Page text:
Ready, Steady…. Move!
By Ines Lawlor
From the minute babies are born, they are learning to move. As newborns, their movements are dominated by reflexes which are essential for survival – such as turning the head for feeding when the baby’s cheek is stroked (known as the rooting reflex). However, as early as 2 months old, the baby begins purposeful movement, usually with that wonderful first smile. Soon the baby starts fixing their gaze on something of interest (usually their parents face) and turning their eyes and head voluntarily to follow a sound. Shortly after the arms and legs kick wildly in an attempt to grasp an object of interest and before you know it, the baby is sitting, rolling, crawling, creeping and then walking, sometimes within only 12 months.
Although development of motor skills follow a developmental sequence within infants, it does not happen automatically. The baby is born with lots more neuron connections than they need. When they begin to move, the brain sends out too many movement signals resulting in what seem like non-functional flailing of the arms and legs (what I call happy legs!). But if the baby gets one of those movements right, for example, they manage to hit a musical toy or tap their mummy and she turns around, the brain receives feedback that they got that movement right! Over time and with plenty of repetition, the nerve pathways for the right movements are strengthened and the unnecessary neurons die away. This allows the child to gain more and more accuracy in the movements they want to do. The key to this process in typically developing children is practice, practice, practice. However, in children with Developmental Coordination Disorder (DCD), despite regular practice, it is thought that this natural pruning does not happen to the same extent, making voluntary controlled movements more difficult. This can lead to a vicious cycle where the child’s poor motor skills, makes them less motivated to practise motor based activities, hence leading to less development of motor skills and the gap between them and their peers getting wider.
For numerous reasons (lure of screen time, parents working, health and safety concerns) children are spending less and less time in play. It is recommended that young children (2-10 year olds) spend at least 2-3 hours in active free play every day. However, with modern lifestyles, many children don’t get 2-3 hours a week! This begins as babies (when they may be carried in car seat, buggies or play gyms) and later as young children (when they are engaged in structured activities or in technological past-times). Hence, through lack of opportunities for movement through play, children’s basic motor skills such as hopping, throwing and catching, skipping are underdeveloped in the general population. A study which compared the strength and coordination of typically developing children in 3 classrooms found that none of the children could pass a basic motor assessment compared to children growing up in the 1980’s (Hanscom, 2016). Hanscom describes the reason for this as a lack of unstructured free play.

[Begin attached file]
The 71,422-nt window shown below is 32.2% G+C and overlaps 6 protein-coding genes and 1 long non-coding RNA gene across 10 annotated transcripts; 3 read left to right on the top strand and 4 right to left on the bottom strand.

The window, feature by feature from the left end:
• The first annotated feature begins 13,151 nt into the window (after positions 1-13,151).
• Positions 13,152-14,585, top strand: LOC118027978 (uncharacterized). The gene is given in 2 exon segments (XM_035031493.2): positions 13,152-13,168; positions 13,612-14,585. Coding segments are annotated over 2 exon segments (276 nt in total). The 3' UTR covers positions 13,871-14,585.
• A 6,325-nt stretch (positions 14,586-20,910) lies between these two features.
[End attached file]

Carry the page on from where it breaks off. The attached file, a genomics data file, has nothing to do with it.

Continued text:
You may wonder if it matters if children are not as strong or coordinated as they used to be? Well in a word . . . yes! Not just because of the difficulty with the motor skills themselves, but also for the implications this has for other areas of children’s health. Poor stability and strength of the body makes it more difficult to sit still which has implications for classroom performance. Stability of the trunk shoulder and arm is also essential for accurate pencil control along with good hand eye coordination which is developed through playing ball games. Reading requires coordinated movements of the eyes. Lack of activity is also a contributing factor in obesity.
There are therefore two groups of children with motor delay: those whose coordination is behind their age expectation due to a lack of opportunities for active free play and those who have a diagnosis such as DCD.
Whether a child has a diagnosis of DCD or simply delayed motor skills, unstructured free play (such as time spent in playgrounds, rolling down hills, climbing trees, ball games etc) will encourage children to challenge themselves physically, increase their physical activity and gain confidence in their motor skills. However, once a child’s motor skills have fallen significantly behind those of their peers, they may also require targeted intervention to best improve their motor skills. Individualised activity programmes allow activities to be graded so the child succeeds from the beginning and does not loose confidence or interest in continuing to practise. Providing careful feedback on a child’s motor development has also been shown to be an essential part of developing motor skills which may be from a therapist/teacher or from the child themselves!
Dexter and Me – a story about motor coordination offers a child friendly explanation of how motor skills are coordinated in the brain with simple strategies for developing motor coordination and organisational skills. The story offers both graded practise based solutions and practical problem solving solutions which the child learn to contribute to themselves.
Hanscom. A (2016) Balanced and Barefoot How unrestricted outdoor Play makes for Confident and Capable Children. New Harbinger Publications,Inc